technology, _condom_ now supports many more options and is much more
The current release of _condom_ was written by Ken Maupin at
the University of Washington ( and was last
updated on 10/7/92.
celibacy(1), sex(1), pill(1), sponge(1), foam(1), and
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.I emacstool
\- run emacs under Sun windows with function-key and mouse support.
.I emacstool
[{window_args} {-rc run_command_path} args ... ]
In ~/.suntools or ~/.rootmenu include a line like this:
"Emacstool" emacstool -WI emacs.icon -f emacstool-init
.B Emacstool
creates a SunView frame and a tty subwindow within which mouse events
and function keys are translated to ASCII sequences which Emacs can
parse. The translated input events are sent to the process running in
the tty subwindow, which is typically GNU Emacs. Emacstool thereby
allows GNU Emacs users to make full use of the mouse and function keys.
GNU Emacs can be loaded with functions to interpret the mouse and
function-key events to make a truly fine screen oriented editor for
the Sun Workstation.
(Note that GNU Emacs has a special interface to the X window system as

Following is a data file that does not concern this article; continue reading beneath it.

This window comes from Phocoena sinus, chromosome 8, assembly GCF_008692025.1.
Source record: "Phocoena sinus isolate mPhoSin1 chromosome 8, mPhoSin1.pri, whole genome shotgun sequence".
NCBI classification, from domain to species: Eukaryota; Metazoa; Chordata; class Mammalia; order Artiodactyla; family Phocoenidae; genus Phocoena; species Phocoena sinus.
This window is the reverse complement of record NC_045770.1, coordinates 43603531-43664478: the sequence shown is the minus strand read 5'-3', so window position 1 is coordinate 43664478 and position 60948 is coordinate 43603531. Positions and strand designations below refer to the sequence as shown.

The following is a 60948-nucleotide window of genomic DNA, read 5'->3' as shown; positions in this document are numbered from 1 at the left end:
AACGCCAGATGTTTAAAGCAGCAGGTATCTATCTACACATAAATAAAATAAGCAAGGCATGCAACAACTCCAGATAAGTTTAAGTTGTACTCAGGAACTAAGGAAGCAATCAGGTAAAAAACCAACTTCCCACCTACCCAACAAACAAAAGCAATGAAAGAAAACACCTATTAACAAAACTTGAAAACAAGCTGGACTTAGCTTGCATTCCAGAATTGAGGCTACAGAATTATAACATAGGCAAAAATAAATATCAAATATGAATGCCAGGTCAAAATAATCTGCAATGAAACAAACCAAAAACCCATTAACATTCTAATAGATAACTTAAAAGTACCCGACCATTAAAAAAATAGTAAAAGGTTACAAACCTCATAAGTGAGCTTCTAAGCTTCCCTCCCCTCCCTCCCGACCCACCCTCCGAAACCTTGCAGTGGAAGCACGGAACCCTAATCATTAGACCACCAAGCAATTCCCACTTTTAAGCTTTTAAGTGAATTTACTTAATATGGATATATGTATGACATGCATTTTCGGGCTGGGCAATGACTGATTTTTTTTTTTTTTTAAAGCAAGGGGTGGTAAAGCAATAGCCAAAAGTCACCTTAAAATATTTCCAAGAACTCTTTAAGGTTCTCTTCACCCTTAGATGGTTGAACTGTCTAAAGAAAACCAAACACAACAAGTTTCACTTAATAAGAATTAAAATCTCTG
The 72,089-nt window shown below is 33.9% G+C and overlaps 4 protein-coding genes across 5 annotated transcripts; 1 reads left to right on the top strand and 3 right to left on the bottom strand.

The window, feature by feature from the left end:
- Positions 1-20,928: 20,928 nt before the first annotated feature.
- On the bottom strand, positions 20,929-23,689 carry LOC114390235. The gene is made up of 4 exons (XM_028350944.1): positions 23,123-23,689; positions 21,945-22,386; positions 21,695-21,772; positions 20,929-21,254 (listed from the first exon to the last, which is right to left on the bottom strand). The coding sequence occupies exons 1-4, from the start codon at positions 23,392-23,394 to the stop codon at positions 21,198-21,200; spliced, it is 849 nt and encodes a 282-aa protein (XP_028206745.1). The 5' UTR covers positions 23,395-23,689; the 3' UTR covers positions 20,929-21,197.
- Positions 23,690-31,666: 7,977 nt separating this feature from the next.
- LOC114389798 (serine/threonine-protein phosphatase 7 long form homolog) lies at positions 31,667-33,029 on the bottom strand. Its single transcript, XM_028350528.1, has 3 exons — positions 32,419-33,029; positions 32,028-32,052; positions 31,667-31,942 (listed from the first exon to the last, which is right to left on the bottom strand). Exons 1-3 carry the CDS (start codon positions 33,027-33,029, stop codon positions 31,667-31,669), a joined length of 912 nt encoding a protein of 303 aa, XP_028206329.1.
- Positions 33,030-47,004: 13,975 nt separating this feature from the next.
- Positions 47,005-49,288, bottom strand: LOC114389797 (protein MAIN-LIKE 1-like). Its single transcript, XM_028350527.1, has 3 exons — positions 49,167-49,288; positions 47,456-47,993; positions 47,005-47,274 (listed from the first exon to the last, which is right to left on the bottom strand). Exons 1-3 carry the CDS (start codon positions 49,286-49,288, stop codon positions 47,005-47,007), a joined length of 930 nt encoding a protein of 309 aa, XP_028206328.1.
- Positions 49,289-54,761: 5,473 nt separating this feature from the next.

well. The X window system has many technical advantages, it is an
industry standard, and it is also free software. The Free Software
Foundation urges you to try X windows, and distributes a free copy of
X on Emacs distribution tapes.)
Function keys are translated to a sequence of the form
`^X*[a-o][lrt]'. The last character is `l', `r', or `t' corresponding
to whether the key is among the Left, Right, or Top function keys.
The third character indicates which button of the group
was pressed. Thus, the function key in the lower right corner will
transmit the sequence `^X*or'. In addition, the [lrt] is affected by
the Control, Meta, and Shift keys. Unshifted Control keys will be
non-alphabetic: C-l is [,], C-r is [2], C-t is [4].
Mouse buttons are encoded as `^X^@([124] x y)\\n'. ^X^@ is the
standard GNU Emacs mouse event prefix, it is followed by a list
indicating the button pressed and the character row and column of the
point in the window where the mouse cursor is, and followed by a
newline character. In GNU Emacs, the ^X^@ dispatches to a
mouse event handler which then reads the following list.
.B Emacstool
supports all the standard window arguments, including font and icon
By default, Emacstool runs the program
.I emacs
in the created subwindow.
The value of the environment variable
can be used to override this if your version of
.B Emacs
is not accessible on your search path by the name
.I Emacs.
In addition, the run command can be set by the
.I pathname
following the last occurrence of the
.I \-rc
This is convenient for using Emacstool to run on remote machines.
All other command line arguments not used by the window system are passed
as arguments to the program that runs in the Emacstool window.
For example:
local% (emacstool -rc rlogin remote -8 &)&
will create an Emacstool window logged in to a machine named
.I remote.
If Emacs is run from this window,
Emacstool will encode mouse and function keys, and send them to rlogin.